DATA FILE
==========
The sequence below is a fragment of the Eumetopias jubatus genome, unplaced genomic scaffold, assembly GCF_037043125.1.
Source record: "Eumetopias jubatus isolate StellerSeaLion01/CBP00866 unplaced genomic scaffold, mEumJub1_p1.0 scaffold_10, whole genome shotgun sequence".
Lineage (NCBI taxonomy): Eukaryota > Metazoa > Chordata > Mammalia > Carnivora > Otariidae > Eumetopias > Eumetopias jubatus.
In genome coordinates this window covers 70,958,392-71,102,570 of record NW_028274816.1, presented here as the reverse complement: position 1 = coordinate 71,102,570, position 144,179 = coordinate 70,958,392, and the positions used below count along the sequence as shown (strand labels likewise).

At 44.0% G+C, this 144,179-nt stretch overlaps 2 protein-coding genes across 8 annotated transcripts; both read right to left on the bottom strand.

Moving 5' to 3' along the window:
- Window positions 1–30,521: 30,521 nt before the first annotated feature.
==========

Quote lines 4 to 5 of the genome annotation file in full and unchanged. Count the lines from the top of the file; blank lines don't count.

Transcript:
In genome coordinates this window covers 70,958,392-71,102,570 of record NW_028274816.1, presented here as the reverse complement: position 1 = coordinate 71,102,570, position 144,179 = coordinate 70,958,392, and the positions used below count along the sequence as shown (strand labels likewise).

At 44.0% G+C, this 144,179-nt stretch overlaps 2 protein-coding genes across 8 annotated transcripts; both read right to left on the bottom strand.